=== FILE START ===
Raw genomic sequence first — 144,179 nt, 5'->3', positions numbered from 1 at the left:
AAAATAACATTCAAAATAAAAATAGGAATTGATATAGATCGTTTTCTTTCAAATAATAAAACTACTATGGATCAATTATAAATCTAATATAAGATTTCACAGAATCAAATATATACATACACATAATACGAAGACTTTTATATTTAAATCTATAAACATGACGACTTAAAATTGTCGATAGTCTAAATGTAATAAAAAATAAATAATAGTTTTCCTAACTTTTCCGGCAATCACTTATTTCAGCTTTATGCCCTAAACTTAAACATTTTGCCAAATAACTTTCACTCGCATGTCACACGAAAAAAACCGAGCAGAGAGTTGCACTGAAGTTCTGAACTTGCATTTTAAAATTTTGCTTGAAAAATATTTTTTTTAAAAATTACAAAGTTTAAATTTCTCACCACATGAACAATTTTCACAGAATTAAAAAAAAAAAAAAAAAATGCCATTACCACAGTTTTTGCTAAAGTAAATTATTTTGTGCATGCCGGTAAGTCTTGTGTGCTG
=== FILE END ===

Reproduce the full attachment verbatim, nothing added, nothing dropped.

Raw genomic sequence first — 144,179 nt, 5'->3', positions numbered from 1 at the left:
AAAATAACATTCAAAATAAAAATAGGAATTGATATAGATCGTTTTCTTTCAAATAATAAAACTACTATGGATCAATTATAAATCTAATATAAGATTTCACAGAATCAAATATATACATACACATAATACGAAGACTTTTATATTTAAATCTATAAACATGACGACTTAAAATTGTCGATAGTCTAAATGTAATAAAAAATAAATAATAGTTTTCCTAACTTTTCCGGCAATCACTTATTTCAGCTTTATGCCCTAAACTTAAACATTTTGCCAAATAACTTTCACTCGCATGTCACACGAAAAAAACCGAGCAGAGAGTTGCACTGAAGTTCTGAACTTGCATTTTAAAATTTTGCTTGAAAAATATTTTTTTTAAAAATTACAAAGTTTAAATTTCTCACCACATGAACAATTTTCACAGAATTAAAAAAAAAAAAAAAAAATGCCATTACCACAGTTTTTGCTAAAGTAAATTATTTTGTGCATGCCGGTAAGTCTTGTGTGCTG